I also tack-welded four 1" nuts inside the unit, one on each corner. These are used to lock the filler lead in place after it cooled.

After it was welded, we turned it over and leveled it on the ground. We used lead which was bead-blasted clean and cut into small pieces. The unit was heated with a roofer's propane torch and filled with the small pieces. When the lead melted, we put more lead in until the level of lead was close to the edge. It was then allowed to cool. This method is far safer than heating the lead in a pot and pouring it. There is no pouring, the lead merely melts in place. Because the lead was first cleaned of outside impurities, there was no slag at all when it melted. I suspect that the lead that I used was alloyed with antimony as most commercial lead is, since the resultant weight is very hard. I used some antique theater curtain weights that were given to me many years ago but you could just as easily get about 40 # of fish weights - although, you would have to remove the brass hooks when the lead melts if you go that route.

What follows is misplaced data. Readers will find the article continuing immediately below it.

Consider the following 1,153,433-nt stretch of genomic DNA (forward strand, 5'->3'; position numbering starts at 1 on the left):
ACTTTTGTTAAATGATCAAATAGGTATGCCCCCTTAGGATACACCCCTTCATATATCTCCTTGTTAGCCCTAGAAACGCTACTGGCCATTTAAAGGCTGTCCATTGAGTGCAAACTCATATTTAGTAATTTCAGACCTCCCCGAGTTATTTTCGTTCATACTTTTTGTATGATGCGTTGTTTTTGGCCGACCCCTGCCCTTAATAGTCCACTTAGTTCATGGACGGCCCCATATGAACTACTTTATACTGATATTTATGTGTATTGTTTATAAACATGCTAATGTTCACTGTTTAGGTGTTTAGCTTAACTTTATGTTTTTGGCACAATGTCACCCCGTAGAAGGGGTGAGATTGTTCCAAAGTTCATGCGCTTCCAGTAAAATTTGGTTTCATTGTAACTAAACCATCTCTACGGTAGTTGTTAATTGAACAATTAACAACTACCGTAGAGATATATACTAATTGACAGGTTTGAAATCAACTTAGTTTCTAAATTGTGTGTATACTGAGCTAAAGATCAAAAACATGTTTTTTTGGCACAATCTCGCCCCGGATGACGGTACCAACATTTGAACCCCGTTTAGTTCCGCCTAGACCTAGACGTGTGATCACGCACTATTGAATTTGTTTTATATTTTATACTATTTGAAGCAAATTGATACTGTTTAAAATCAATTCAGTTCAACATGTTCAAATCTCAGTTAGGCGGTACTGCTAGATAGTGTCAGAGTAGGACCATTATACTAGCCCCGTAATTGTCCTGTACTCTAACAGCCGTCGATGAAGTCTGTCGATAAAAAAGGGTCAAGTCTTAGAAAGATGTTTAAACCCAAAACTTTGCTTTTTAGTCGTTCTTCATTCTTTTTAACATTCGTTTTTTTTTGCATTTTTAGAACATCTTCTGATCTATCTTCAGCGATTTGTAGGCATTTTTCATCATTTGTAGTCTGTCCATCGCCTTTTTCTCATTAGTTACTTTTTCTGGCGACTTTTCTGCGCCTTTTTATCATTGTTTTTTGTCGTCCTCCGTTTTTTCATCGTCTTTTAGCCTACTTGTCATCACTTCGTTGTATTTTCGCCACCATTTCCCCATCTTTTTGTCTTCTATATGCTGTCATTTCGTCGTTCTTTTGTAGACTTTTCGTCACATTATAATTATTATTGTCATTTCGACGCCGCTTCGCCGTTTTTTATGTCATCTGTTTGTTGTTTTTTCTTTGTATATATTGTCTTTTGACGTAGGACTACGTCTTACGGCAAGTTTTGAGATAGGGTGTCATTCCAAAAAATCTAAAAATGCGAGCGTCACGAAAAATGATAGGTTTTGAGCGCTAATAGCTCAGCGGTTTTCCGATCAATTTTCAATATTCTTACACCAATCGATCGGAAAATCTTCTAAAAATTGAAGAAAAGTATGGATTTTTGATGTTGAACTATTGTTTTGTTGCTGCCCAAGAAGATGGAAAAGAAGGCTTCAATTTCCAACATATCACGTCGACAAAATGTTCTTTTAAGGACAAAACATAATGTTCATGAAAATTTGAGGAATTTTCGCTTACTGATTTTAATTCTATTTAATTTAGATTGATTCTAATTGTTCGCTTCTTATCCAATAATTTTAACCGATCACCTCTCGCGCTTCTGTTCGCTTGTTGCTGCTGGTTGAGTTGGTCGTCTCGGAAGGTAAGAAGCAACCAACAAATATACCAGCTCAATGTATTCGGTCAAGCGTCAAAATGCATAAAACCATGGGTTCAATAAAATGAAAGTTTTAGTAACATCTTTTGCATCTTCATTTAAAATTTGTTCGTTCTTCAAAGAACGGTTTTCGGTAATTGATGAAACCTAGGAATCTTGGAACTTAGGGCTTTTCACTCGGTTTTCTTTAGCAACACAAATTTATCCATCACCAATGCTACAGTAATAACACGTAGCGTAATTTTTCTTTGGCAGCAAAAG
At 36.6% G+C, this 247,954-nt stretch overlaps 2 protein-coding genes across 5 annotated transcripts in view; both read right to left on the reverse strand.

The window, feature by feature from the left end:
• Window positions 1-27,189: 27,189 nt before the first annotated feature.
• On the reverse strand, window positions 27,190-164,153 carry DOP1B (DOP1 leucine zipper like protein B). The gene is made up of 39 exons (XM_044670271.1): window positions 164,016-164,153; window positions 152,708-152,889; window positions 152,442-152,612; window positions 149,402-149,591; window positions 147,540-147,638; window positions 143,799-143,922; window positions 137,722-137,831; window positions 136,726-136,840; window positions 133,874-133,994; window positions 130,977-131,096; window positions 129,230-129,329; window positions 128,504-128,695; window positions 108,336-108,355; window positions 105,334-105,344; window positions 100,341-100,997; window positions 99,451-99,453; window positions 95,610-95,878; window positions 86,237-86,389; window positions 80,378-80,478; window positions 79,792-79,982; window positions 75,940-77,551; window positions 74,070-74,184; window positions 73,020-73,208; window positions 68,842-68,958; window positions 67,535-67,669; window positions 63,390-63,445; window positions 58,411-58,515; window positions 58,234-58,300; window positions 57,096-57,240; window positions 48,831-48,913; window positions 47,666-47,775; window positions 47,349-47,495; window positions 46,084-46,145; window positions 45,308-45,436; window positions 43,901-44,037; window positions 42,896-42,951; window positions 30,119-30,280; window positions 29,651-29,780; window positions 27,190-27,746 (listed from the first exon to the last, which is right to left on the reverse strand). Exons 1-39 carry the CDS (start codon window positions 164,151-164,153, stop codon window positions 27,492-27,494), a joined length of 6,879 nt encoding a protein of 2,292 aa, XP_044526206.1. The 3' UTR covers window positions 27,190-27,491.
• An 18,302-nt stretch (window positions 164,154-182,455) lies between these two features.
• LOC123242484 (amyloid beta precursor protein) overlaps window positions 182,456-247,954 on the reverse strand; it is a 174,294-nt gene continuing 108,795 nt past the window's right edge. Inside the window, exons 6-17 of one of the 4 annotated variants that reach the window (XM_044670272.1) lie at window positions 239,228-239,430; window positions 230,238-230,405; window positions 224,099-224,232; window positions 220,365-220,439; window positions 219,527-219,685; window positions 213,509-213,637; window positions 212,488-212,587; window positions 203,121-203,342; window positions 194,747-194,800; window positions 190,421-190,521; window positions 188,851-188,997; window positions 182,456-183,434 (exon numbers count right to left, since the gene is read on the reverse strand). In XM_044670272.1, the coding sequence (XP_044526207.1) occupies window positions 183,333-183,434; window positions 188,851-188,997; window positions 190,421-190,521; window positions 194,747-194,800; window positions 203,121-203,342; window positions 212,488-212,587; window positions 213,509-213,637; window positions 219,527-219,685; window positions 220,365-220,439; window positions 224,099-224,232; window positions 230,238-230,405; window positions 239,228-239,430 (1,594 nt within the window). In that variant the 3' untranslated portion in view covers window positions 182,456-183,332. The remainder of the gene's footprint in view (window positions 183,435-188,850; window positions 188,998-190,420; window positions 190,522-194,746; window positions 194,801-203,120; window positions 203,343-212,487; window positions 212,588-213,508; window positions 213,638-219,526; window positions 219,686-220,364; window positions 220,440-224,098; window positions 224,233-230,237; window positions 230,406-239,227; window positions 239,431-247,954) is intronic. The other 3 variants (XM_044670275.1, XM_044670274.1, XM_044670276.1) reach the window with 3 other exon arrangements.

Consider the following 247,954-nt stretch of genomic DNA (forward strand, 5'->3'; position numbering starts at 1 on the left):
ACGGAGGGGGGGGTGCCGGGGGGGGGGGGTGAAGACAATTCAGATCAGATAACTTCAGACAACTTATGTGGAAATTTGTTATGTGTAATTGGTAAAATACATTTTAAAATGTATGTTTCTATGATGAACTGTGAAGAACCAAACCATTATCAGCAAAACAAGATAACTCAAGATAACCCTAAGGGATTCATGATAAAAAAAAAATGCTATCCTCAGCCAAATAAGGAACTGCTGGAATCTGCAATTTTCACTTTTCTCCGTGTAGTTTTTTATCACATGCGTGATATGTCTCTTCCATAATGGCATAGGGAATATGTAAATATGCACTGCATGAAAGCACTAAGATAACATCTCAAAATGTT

The usual safety and comfort precautions apply: face shield, gloves, long trousers, long sleeves, 6 pack of Budweiser, potato chips, etc.

The result is a very neat weight that came in at 45 pounds, only one pound less than the original style HD 46 pound cast iron weight.

After all was done, it was necessary to drill four 1/2" holes down through the top and through the bottom center plate. The pattern for these was the top spring plate that holds the right spring onto the sidecar frame. These holes clear some longer 7/16" bolts to hold the weight in place over the spring.

The older TLE's, had leaf springs and since 1998 they have had single leaf springs. This design should work with either style. I later decided to add a spacer under the weight to lift the weight clear of the springs. It probably wasn't necessary but I didn't want the springs to slap the bottom on the weight. The spacer was 1/2" steel plate but could just as easily have been aluminum.